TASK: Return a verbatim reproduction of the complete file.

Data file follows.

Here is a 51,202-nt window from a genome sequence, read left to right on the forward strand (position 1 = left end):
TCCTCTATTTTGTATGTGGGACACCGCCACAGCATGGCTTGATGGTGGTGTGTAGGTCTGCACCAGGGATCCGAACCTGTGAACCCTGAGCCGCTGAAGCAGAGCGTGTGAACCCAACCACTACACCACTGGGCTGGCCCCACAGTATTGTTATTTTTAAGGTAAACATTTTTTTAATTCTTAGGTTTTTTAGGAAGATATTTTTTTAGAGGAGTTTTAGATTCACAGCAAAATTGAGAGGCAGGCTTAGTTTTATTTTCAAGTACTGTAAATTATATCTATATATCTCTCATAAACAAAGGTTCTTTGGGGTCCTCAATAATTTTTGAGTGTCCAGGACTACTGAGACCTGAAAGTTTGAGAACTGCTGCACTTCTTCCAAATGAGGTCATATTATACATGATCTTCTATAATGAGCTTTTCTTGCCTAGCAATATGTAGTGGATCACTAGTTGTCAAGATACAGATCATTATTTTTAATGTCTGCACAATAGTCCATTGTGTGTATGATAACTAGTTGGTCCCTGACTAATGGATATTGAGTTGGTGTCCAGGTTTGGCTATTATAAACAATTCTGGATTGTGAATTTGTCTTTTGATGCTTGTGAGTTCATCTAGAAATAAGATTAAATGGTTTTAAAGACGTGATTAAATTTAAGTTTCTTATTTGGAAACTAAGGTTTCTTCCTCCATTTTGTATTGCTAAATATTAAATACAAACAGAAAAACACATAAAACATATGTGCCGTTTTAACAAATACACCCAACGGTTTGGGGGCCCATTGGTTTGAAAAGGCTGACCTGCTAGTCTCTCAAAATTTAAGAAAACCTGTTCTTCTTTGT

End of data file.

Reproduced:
Here is a 51,202-nt window from a genome sequence, read left to right on the forward strand (position 1 = left end):
TCCTCTATTTTGTATGTGGGACACCGCCACAGCATGGCTTGATGGTGGTGTGTAGGTCTGCACCAGGGATCCGAACCTGTGAACCCTGAGCCGCTGAAGCAGAGCGTGTGAACCCAACCACTACACCACTGGGCTGGCCCCACAGTATTGTTATTTTTAAGGTAAACATTTTTTTAATTCTTAGGTTTTTTAGGAAGATATTTTTTTAGAGGAGTTTTAGATTCACAGCAAAATTGAGAGGCAGGCTTAGTTTTATTTTCAAGTACTGTAAATTATATCTATATATCTCTCATAAACAAAGGTTCTTTGGGGTCCTCAATAATTTTTGAGTGTCCAGGACTACTGAGACCTGAAAGTTTGAGAACTGCTGCACTTCTTCCAAATGAGGTCATATTATACATGATCTTCTATAATGAGCTTTTCTTGCCTAGCAATATGTAGTGGATCACTAGTTGTCAAGATACAGATCATTATTTTTAATGTCTGCACAATAGTCCATTGTGTGTATGATAACTAGTTGGTCCCTGACTAATGGATATTGAGTTGGTGTCCAGGTTTGGCTATTATAAACAATTCTGGATTGTGAATTTGTCTTTTGATGCTTGTGAGTTCATCTAGAAATAAGATTAAATGGTTTTAAAGACGTGATTAAATTTAAGTTTCTTATTTGGAAACTAAGGTTTCTTCCTCCATTTTGTATTGCTAAATATTAAATACAAACAGAAAAACACATAAAACATATGTGCCGTTTTAACAAATACACCCAACGGTTTGGGGGCCCATTGGTTTGAAAAGGCTGACCTGCTAGTCTCTCAAAATTTAAGAAAACCTGTTCTTCTTTGT